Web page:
/ Approach shoes .Yeah.

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andymac - on 04 Aug 2013
Now the owner of several pairs of these and some Saloman Speedcross 3 and I don't think I`ll be wearing boots again apart from maybe if its crampon time in the winter.

Quite literally a breath of fresh air.

So much quicker up the hill with them and more agile.

My 2 ton Meindl Burmah`s are now going to gather dust.and then more dust.
steelbru - on 04 Aug 2013
In reply to andymac:
Yep, I made the move a couple of years ago and apart from winter when crampons needed, then not worn boots since
andymac - on 04 Aug 2013
In reply to steelbru:

yep

no more trenchfoot ,or feet being slowly stewed for me.

which ones do you use?


Nath93 - on 04 Aug 2013
In reply to andymac: I use La Sportiva Wild Cats for grassy stuff and for Cuillin rock and scrambling i use 5.10 guide tennies. Been a godsend since i stopped using big boots. I have a couple of pairs of lighter fabric boots and the Salomon ones i have let water in so i might as well just wear the Sportivas which have a mesh cage and spew out the water as quick as it comes in. Not found i've lost any support either and my legs are probably stronger since i started wearing trainers all the time.
andymac - on 04 Aug 2013
In reply to Nath93:

I have a pair of the La Sportiva Croslites ,which have been great.

like you say water can escape easily from them.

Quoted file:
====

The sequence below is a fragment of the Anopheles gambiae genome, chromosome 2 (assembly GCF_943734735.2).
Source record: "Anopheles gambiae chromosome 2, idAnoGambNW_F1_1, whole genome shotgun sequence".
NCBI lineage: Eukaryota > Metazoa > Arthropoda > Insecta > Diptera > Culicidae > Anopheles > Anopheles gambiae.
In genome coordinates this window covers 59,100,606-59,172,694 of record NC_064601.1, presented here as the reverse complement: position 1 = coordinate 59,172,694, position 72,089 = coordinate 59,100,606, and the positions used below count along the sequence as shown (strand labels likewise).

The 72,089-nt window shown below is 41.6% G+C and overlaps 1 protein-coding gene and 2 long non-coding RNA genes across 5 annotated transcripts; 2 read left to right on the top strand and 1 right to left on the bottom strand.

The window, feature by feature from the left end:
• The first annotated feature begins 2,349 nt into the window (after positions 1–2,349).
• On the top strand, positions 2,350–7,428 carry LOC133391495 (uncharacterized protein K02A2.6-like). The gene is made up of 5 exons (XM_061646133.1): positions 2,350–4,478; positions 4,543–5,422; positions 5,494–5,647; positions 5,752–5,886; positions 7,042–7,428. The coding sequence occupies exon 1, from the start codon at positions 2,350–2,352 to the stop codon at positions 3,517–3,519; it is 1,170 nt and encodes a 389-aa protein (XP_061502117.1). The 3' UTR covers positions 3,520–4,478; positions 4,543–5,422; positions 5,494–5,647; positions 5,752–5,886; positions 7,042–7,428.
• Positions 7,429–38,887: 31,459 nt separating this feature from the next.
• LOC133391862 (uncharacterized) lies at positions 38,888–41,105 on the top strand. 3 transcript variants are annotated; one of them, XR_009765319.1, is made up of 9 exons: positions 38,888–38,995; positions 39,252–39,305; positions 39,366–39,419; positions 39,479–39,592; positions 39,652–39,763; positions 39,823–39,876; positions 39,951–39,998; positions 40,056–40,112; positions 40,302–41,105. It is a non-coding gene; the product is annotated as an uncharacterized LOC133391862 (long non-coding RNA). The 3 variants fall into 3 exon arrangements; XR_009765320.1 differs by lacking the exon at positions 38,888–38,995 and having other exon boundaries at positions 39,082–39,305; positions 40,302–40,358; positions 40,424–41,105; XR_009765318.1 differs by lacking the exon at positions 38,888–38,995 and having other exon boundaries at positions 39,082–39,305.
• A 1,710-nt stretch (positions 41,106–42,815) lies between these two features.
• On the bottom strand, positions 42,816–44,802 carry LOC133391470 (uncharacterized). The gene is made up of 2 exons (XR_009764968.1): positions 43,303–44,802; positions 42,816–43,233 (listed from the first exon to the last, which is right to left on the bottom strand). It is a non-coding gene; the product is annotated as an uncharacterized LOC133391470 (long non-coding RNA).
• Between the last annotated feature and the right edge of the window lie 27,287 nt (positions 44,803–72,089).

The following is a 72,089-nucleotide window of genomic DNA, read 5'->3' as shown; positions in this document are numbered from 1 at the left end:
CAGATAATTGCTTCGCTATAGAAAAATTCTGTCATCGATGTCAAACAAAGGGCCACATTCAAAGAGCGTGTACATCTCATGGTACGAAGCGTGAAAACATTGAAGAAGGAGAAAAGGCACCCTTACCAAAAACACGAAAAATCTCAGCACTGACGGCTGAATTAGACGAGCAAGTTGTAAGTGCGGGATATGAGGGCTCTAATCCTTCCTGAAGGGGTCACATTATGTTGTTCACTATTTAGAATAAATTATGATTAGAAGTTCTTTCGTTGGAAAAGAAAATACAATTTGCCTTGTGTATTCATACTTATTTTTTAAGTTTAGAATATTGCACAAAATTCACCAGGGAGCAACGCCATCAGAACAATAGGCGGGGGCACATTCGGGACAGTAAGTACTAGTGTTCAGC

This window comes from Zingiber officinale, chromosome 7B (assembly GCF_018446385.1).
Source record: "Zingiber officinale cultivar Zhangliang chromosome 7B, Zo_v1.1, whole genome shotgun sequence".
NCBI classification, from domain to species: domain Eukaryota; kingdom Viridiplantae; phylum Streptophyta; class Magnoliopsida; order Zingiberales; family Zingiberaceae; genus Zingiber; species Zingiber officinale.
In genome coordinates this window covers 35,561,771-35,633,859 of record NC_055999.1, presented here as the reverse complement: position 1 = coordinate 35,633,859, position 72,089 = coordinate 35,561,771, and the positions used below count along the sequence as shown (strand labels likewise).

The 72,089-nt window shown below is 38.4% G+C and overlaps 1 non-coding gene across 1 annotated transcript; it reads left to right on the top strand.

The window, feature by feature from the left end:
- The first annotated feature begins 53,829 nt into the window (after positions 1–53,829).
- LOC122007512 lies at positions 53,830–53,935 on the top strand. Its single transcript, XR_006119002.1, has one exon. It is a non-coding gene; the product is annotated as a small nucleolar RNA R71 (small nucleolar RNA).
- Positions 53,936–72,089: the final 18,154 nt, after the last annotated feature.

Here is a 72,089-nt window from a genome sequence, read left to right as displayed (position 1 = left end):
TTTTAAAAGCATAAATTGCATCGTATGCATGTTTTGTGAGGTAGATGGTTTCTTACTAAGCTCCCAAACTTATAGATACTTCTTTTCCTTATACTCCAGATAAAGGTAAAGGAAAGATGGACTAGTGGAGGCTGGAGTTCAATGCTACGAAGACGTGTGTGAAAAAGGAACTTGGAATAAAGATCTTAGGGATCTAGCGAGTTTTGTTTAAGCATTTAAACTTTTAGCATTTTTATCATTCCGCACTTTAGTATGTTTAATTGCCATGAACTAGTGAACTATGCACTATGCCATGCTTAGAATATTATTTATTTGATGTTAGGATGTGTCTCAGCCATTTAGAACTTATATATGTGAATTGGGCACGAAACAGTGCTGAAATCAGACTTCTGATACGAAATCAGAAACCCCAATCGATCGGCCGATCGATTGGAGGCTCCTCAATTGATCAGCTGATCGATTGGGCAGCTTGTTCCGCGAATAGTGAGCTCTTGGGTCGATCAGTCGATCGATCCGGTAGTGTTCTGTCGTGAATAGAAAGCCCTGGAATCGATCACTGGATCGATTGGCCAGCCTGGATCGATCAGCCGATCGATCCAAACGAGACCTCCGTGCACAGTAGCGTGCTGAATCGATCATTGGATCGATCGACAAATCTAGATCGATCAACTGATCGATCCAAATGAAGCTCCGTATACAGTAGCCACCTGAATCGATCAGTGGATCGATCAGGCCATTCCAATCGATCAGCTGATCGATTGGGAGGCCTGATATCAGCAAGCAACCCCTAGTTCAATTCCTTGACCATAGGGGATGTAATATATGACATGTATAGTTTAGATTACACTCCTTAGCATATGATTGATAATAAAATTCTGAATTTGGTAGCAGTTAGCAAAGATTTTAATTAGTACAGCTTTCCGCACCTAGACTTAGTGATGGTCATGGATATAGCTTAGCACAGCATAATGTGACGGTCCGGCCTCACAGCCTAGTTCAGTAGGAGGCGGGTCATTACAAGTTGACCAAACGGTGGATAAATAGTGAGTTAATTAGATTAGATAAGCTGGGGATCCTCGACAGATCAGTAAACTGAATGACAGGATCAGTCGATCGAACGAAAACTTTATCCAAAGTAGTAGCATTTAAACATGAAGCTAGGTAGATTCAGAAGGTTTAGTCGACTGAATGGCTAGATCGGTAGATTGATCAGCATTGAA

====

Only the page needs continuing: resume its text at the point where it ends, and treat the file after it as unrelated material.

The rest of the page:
and agree about the leg support /stability.
peppermill - on 05 Aug 2013
In reply to andymac:
*recoils in horror*

What are you on about! That's a disgrace, next you'll be wearing jeans when there's a chance of light drizzle! You're gonna die man.

But seriously, since I saw a load of sherpas skipping over boulder fields and glaciers carrying 30kg in flip-flops, I nearly always wear approach shoes/trainers.
colina - on 05 Aug 2013
In reply to andymac: ive got meindl burmas too ,have to agree they are bloody HEAVY .will check these out.
steelbru - on 05 Aug 2013
In reply to andymac:
Inov8 Roclite 315, and Salomon Speedcross3 for me. The Inov8 ones drain quicker but the Salomon's are more comfortable.
jjax on 05 Aug 2013
In reply to andymac: I've just started looking for approach shoes too for walk ins/ scrambling as my boots are hurting my feet. What are they like on wet grass though as I've been told might be a trade off if they're good on rock?
peppermill - on 05 Aug 2013
In reply to jjax:
I wouldn't worry too much.
TheDrunkenBakers - on 05 Aug 2013
In reply to andymac: Yep, been thinking about this myself with the bedding in being the YP3 as I would like to run large sections.

Strange question but what socks do you wear with approach shoes?
RomTheBear on 05 Aug 2013
Just got a pair of Salewa Wildfire. Really awesome and versatile approach shoes.
Skol on 05 Aug 2013
In reply to andymac:
I found non lined approach shoes fine, until the weather got colder, then my feet got cold and wet quickly. Not very pleasant.
There used to be a good lightweight thread on TGO forum, which had good recommendations for inov 8s and waterproof socks( not sealskinz).
Boots don't generally offer more ankle stability, and indeed their weight can cause fatigue and injury.
steelbru - on 05 Aug 2013
In reply to TheDrunkenBakers:
Plenty wool in the mix is good as your feet will get wet. A bit of man made fibre in there will help the longevity of them though, so for me something like a 70/30 or 80/20 wool/synthetic mix is good.
buzby - on 05 Aug 2013
In reply to Skol: Boots don't generally offer more ankle stability, and indeed their weight can cause fatigue and injury.

really? having one very dodgy ankle due to a previous injury its the main reason i use boots all year round. surely correctly laced boots will offer much more ankle support than just approach shoes.

what makes you think otherwise ?
andymac - on 06 Aug 2013
In reply to TheDrunkenBakers:

come the winter -merino wool.

recent summer months -any old socks.
mikester - on 06 Aug 2013